(on the phone, no less, which is harder than face-to-face for me, because it's like being partially blind- you can't touch the other person, or read their facial expressions/body language, etc).
Actually, it wasn't just intense. It was
But here's the interesting thing:
After over an hour and a half's-worth of emotional talk, during which we
went in circles
couldn't see the other person's point of view
felt that we were looking for different things and we should give up...
He said what he had said many times before:
you are unhappy because you want.
Stop wanting so much.
You are killing yourself.
And for the first time, I listened.
I realized that there could be a kind of want, a hunger, that is simply... self-destructive.
That you can desire and have ambition and the will to achieve and be happy, and that is good and can drive you forward, but
There is also a hunger that can destroy you from the inside out.
It can have razor teeth that gnaw on you and it can be a creature so ravenous that it is never satisfied.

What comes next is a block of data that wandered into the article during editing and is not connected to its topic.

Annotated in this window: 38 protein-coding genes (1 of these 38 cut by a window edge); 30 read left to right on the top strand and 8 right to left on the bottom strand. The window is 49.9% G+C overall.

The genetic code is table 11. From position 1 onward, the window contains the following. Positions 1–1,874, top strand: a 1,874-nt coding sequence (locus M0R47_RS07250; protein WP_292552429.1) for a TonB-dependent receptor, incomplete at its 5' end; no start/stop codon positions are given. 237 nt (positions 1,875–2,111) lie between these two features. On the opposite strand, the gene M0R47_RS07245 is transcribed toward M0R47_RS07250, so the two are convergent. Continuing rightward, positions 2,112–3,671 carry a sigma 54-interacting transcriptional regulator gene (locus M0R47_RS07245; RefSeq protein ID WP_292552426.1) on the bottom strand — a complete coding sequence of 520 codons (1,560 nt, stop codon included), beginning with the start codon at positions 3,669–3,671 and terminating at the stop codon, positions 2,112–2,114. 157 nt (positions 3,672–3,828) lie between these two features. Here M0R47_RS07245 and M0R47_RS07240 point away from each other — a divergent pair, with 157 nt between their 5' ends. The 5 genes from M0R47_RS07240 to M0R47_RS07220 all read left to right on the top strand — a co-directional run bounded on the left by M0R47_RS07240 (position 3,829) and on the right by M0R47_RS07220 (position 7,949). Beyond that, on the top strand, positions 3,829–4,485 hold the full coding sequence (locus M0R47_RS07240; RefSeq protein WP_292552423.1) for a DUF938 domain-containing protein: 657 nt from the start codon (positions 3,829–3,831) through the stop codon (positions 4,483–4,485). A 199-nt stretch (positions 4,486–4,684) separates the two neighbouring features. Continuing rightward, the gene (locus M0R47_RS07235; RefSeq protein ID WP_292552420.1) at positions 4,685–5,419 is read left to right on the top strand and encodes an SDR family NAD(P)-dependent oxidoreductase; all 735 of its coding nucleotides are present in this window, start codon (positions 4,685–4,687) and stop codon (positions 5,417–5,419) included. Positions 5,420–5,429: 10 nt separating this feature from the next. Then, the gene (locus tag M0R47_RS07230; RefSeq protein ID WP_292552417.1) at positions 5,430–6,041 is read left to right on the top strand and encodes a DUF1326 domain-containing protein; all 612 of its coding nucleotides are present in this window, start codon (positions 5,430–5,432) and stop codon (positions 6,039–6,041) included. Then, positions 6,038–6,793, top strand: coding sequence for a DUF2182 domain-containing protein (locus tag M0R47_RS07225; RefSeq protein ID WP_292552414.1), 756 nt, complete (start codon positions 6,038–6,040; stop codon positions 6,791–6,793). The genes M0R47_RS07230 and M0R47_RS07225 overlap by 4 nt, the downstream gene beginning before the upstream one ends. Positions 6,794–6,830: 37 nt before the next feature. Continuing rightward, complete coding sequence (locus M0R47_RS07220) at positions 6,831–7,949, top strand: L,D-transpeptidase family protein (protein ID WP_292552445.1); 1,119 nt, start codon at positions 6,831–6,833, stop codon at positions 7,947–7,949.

Nothing you do- and nothing anyone else does- will ever be enough and at the end of the day you will always be miserable.
I sat with that, in silence. I knew the truth of it.
Then I said how do you stop? Wanting?
and he said
You just stop. Meditate on it.
The mind is a powerful thing.
And I just sat there, listening, and strangely, I felt peace growing inside me because this was so much bigger than the two of us; it was... not the answer, but a start, and maybe the unravelling of some thorny issues that have been plaguing me for a long time.
How do you differentiate between good desires, and the ones that are self-destructive?
How do you train your mind to stop the nasty, rat-like gnawing?
How do you stop wanting?
And damn it if I didn't walk away from one of the most difficult conversations ever feeling...
enlightened. Literally lighter, as if a weight had been lifted from my spirit.
It's not the Answer- not by a long shot- but it's the right Question.
And that's a step in the right direction.